Former President Bill Clinton made an appeal to Democrats in staunchly conservative Southwest Florida this week: Vote for Hillary and make sure everyone you know does, too.
“The most important thing you can do is to vote and take your friends to vote,” Clinton said during a rally in Collier County on Tuesday. “Do it today. Do it tomorrow. Do it every day until Election Day. If enough people who are for her turnout, she will win Florida and she will win (the election).”
The trip to Collier County marked the second time in recent weeks the former president has visited Southwest Florida to campaign for his wife, Democratic nominee Hillary Clinton. The campaign swing highlights the Clinton team’s push to turn out voters across the state, including Republican strongholds like Collier and Lee counties.
There are 200,707 registered voters in Collier County, and only 24 percent of those are Democrats. In 2008, then-candidate Barack Obama received 35 percent of the county’s vote. Four years later, the same 35 percent of Collier voters backed him again.
Bill Clinton used his appearance at the Immokalee Pioneer Museum in rural Immokalee to paint a clear distinction between his wife and Donald Trump. And Clinton said his wife is the only candidate in the race who can help the country move forward.
“I think these people who support her opponent because they think nobody cares enough about them have a legitimate beef,” he said. “The problem is, she’s the only one with the programs that would help help ease their pain.”
The former president pumped up his wife’s policies, including her positions on college affordability, the economy and health care.
The issue of health care, and Clinton’s recent comments about the Affordable Care Act, or Obamacare, prompted one member of the crowd to interrupt the president, questioning his position. The interruption pushed a fired up Clinton to defend his comments, saying he didn’t say “a thing the president didn’t already say” about the healthcare law.
Last month, the former president called Obamacare a “crazy system.” After attempting to clarify his remarks Tuesday, Clinton told the crowd not to play “their games.”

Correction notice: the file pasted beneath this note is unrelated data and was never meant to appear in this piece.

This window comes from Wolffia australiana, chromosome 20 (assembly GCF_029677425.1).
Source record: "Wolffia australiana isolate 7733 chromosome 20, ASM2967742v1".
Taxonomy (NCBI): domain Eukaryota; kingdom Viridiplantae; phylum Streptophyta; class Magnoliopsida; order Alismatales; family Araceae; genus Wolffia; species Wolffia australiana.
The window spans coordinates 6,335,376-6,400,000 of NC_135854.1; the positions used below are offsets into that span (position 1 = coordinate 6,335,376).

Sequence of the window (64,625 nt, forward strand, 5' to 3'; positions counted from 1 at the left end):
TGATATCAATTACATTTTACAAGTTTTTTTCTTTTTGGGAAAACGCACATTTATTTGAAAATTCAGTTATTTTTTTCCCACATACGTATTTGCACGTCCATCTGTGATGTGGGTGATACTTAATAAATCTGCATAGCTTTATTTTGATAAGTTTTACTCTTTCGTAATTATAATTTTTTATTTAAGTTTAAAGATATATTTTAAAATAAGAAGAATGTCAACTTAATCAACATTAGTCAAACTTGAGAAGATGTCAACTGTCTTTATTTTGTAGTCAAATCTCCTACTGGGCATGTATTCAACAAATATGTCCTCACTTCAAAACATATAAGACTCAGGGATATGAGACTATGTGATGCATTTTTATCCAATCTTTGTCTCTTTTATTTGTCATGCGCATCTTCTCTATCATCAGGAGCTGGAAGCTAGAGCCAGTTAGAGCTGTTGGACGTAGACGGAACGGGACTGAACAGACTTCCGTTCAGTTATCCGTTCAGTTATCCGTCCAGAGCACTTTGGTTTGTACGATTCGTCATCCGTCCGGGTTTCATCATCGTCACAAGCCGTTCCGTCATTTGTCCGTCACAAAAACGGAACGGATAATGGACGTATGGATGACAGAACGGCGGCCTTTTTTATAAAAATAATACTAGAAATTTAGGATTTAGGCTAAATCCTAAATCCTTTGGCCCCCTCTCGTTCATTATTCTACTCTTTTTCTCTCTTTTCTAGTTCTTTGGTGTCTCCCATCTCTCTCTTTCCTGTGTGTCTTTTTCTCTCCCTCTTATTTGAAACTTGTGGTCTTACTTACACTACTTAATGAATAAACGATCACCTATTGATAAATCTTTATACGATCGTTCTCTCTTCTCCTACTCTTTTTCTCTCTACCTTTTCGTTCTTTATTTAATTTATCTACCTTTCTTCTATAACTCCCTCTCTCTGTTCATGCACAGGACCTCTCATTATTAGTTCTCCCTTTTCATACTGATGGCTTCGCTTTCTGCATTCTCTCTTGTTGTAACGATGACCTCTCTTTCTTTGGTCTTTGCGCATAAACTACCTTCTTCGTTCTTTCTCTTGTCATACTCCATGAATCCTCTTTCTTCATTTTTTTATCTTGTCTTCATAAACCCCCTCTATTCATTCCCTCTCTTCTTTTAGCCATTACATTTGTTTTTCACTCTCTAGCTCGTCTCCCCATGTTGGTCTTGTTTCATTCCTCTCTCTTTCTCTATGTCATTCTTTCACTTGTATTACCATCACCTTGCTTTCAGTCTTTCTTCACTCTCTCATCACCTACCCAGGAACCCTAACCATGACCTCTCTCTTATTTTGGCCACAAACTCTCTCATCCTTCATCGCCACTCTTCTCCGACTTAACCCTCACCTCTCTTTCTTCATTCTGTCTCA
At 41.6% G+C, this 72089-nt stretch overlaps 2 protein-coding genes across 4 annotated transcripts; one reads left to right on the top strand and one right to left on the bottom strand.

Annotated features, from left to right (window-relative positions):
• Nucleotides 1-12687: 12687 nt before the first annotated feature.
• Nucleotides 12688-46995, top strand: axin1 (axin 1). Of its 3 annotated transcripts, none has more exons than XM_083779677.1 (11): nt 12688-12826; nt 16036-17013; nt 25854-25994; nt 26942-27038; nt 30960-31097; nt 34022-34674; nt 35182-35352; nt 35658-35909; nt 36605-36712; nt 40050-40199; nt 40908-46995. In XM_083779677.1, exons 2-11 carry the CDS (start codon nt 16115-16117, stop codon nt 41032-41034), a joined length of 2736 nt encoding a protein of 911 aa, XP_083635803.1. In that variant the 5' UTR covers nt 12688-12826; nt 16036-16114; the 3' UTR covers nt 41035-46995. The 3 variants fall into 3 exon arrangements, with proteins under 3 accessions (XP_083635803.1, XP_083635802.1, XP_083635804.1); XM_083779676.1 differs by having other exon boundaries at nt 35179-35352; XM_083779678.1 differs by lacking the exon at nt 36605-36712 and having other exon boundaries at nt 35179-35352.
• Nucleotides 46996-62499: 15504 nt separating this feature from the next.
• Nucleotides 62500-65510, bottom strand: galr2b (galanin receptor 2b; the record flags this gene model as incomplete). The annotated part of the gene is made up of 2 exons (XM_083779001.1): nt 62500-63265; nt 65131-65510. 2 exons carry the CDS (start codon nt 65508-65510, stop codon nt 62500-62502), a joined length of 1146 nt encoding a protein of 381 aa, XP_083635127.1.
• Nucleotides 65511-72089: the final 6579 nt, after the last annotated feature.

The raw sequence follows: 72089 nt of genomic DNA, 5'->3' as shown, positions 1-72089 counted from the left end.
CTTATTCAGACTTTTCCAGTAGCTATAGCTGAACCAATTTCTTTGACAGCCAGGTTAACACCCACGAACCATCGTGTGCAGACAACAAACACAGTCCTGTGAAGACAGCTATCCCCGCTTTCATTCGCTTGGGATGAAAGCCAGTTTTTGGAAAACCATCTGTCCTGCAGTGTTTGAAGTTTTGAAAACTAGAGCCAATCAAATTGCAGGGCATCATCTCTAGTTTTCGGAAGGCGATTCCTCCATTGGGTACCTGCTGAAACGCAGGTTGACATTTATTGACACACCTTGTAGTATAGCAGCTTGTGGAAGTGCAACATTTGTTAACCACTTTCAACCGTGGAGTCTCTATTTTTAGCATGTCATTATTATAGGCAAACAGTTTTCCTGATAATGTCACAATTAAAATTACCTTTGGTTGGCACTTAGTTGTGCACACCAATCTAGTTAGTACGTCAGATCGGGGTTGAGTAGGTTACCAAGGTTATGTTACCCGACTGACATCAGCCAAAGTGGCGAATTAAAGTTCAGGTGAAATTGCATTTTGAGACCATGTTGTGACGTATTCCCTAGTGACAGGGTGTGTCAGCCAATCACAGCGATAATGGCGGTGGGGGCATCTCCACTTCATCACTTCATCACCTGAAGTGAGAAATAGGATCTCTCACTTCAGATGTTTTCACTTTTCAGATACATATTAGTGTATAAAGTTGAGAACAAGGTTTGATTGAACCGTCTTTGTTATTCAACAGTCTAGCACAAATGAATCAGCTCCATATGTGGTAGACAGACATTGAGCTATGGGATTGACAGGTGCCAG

“What have they done? Nothing,” he said about Republicans. “What have we done? A lot.”
The crowd comments about health care weren’t the only interruption. One person was removed after he shouted “Bill Clinton is a rapist” during the rally. Held outside, a few people on the nearby road could be faintly heard jeering as they passed by.
But the Big Dog appeared to take it in stride, encouraging supporters to take the high road and not stoop to the same level as his wife’s opponents.
“Do not treat them the way they treat us,” he said “I want you to reach out a hand to them. Be in good humor, no matter what they pull.”
The rally was held a short walk away from the sole early voting location in Immokalee. According to the Collier County Supervisor of Elections, more than 100,000 people have already voted early, either by mail or in person, in the general election.
More than 4 million people statewide have already voted, according to the state Division of Elections. Republicans still have a slight lead in early voting, with more than 1.64 million Republicans voting early or in person. Records show more than 1.63 million Democrats across the state have already voted.
The former president’s stop is part of a full court press in the final days leading up to the election. Vice President Joe Biden is scheduled to swing through the Sunshine State on Wednesday, while President Barack Obama is scheduled to campaign for Hillary Clinton on Thursday. Vice Presidential nominee Tim Kaine is expected to swing through the state Friday and Saturday, which includes a stop in Fort Myers.
Last updated on November 1, 2016